Did you try e-mailing the reviewer referencing the cache name and id and giving a detailed explanation? Apparently not. Let us know how that works out for you. I did do that now. I first had to figure out how to do that.
10. ## Distance "Rule" vs Guideline

Thanks for the reply and suggestion. I was planning on that but was going to first go back out and recheck the distances.

12. ## Any one watch Survivor?

This was actually announced before the series started, along with other changes for this season. Yupper....been laughing over that myself as it would be the perfect justice for him, to try to play it only to find out that although it's a real idol he cannot use it. The real tell on this though -- did you notice at this week's tribal council that Jeff did NOT do his usual, "if anyone has the hidden immunity idol and would like to use it...."? :-)
13. ## Newbie Question About Purchased Activated Geocoins

Thanks all for the replies! I think that I have it figured out now, and am glad to learn more about what the "accepted practice" is in situations like this since I'm a newbie and don't want to do anything that that isn't what is viewed as the "right" way to do things! For those who were worried -- I have no plan to wipe the logs. It's helpful to understand how all of that affects those who had previously logged them as I wouldn't have had a clue about that. I bought them because I thought that they were interesting and I assumed when I bought them that they'd have some activity (surprised by how much for one of them) and thought that was kind of neat and would make for an interesting connection to the original owner and all those who'd discovered it. Thanks again for all the responses as each individually made this newbie post worthwhile and collectively they've helped me learn a LOT very quickly!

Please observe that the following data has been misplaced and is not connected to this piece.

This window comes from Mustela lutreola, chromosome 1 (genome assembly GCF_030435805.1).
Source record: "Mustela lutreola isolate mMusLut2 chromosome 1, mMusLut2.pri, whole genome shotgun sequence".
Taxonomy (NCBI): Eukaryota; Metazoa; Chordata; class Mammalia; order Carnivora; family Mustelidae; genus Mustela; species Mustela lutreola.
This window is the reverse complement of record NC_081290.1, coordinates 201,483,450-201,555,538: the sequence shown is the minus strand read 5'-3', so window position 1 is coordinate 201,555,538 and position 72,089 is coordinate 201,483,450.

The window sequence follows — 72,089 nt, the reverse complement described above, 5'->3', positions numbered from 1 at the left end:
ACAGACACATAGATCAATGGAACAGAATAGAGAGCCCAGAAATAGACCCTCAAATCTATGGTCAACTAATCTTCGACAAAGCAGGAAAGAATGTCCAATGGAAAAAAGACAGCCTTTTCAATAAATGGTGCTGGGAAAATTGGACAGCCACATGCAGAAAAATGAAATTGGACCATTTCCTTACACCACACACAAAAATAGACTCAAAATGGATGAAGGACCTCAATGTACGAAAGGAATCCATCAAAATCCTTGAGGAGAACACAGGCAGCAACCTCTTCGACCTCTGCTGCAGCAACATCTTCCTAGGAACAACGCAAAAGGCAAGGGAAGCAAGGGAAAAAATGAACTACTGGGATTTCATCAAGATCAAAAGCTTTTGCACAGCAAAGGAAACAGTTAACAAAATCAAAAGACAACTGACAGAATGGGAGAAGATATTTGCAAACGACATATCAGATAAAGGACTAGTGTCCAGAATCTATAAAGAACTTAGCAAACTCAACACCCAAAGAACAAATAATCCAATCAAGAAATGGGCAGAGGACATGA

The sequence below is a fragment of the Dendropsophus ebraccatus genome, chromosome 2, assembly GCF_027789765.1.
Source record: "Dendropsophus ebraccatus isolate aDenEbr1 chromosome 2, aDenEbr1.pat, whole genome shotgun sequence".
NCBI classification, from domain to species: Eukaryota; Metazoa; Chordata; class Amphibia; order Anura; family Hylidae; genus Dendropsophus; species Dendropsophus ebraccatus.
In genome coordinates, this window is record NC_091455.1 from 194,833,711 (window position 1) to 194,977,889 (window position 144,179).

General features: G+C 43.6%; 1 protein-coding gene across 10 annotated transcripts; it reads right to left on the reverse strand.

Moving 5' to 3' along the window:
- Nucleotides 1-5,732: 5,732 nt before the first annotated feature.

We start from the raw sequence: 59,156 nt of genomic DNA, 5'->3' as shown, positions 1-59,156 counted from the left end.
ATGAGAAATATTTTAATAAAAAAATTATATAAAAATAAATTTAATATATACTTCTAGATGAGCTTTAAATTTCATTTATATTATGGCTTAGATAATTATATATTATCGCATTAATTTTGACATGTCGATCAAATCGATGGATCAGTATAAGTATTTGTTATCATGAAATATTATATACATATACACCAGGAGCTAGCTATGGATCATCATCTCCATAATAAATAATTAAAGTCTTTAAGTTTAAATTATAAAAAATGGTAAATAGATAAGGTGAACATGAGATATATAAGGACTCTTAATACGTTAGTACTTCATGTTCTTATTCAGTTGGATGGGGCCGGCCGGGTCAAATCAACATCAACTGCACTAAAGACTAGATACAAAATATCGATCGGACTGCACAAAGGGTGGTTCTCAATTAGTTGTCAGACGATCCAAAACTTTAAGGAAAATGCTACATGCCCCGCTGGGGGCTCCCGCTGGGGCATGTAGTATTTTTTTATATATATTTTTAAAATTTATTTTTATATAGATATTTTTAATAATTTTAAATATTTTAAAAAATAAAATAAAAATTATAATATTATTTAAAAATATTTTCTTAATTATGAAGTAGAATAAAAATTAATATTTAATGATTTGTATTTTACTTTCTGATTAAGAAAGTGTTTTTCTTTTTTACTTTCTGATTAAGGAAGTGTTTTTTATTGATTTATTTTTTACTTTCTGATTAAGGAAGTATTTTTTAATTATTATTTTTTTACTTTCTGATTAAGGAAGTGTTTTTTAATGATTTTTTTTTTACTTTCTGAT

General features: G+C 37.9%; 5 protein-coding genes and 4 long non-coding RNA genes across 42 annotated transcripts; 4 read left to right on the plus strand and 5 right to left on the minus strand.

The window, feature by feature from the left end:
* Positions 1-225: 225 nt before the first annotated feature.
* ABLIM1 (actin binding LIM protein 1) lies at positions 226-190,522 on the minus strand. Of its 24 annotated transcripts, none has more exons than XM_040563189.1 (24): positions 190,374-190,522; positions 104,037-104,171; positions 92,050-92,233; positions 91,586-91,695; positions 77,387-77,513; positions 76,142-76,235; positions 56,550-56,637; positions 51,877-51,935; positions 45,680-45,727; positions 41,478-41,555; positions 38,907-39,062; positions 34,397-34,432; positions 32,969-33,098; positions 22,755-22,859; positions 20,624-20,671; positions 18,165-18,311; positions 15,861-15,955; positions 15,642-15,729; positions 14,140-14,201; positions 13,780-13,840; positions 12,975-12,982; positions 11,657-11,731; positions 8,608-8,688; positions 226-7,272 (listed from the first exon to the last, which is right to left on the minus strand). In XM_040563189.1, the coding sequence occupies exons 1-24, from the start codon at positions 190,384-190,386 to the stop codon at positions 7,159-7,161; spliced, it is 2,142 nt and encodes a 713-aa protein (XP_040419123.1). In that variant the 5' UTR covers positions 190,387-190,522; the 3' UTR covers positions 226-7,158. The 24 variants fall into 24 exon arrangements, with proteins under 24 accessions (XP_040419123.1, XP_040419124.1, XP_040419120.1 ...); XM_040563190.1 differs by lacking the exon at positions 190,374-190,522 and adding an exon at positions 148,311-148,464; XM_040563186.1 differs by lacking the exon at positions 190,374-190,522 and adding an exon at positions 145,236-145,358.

14. ## Newbie Question About Purchased Activated Geocoins

The two coin icons are listed in his trackable list. He needs to grab them if he wishes to show them in his inventory list. They are in his hands so the grabbing is just paperwork. With some of my adopted coins I have forgotten to do this LOL. After I grab them I drop them in one of my archived caches so they dont' show in my list. drdan01-- Welcome to the forums!! Just catching up on all the replies - can you please explain what you mean by "grab them" and the paperwork that I'm supposed to do? I'd have thought that the adoption thing was "the" whole process from what I've read but apparently not then. Thanks!
15. ## Newbie Question About Purchased Activated Geocoins

I purchased a couple of Geocoins that were previously activated and have just completed the adoption process. I then got adoption complete emails from Geocaching that indicated that the new owner should edit the listings "while preserving, as much as possible, the original character of the listing, and giving credit to the original owner." These were non-cached Geocoins that were apparently only shown at gatherings, etc. First question, what the heck does that mean (an example of the "right" way to do it would be wonderful!). And second question, as a part of that updating, is it typical that the new owner then "discovers" them upon receipt (or is there another customary way to do that)? Thanks!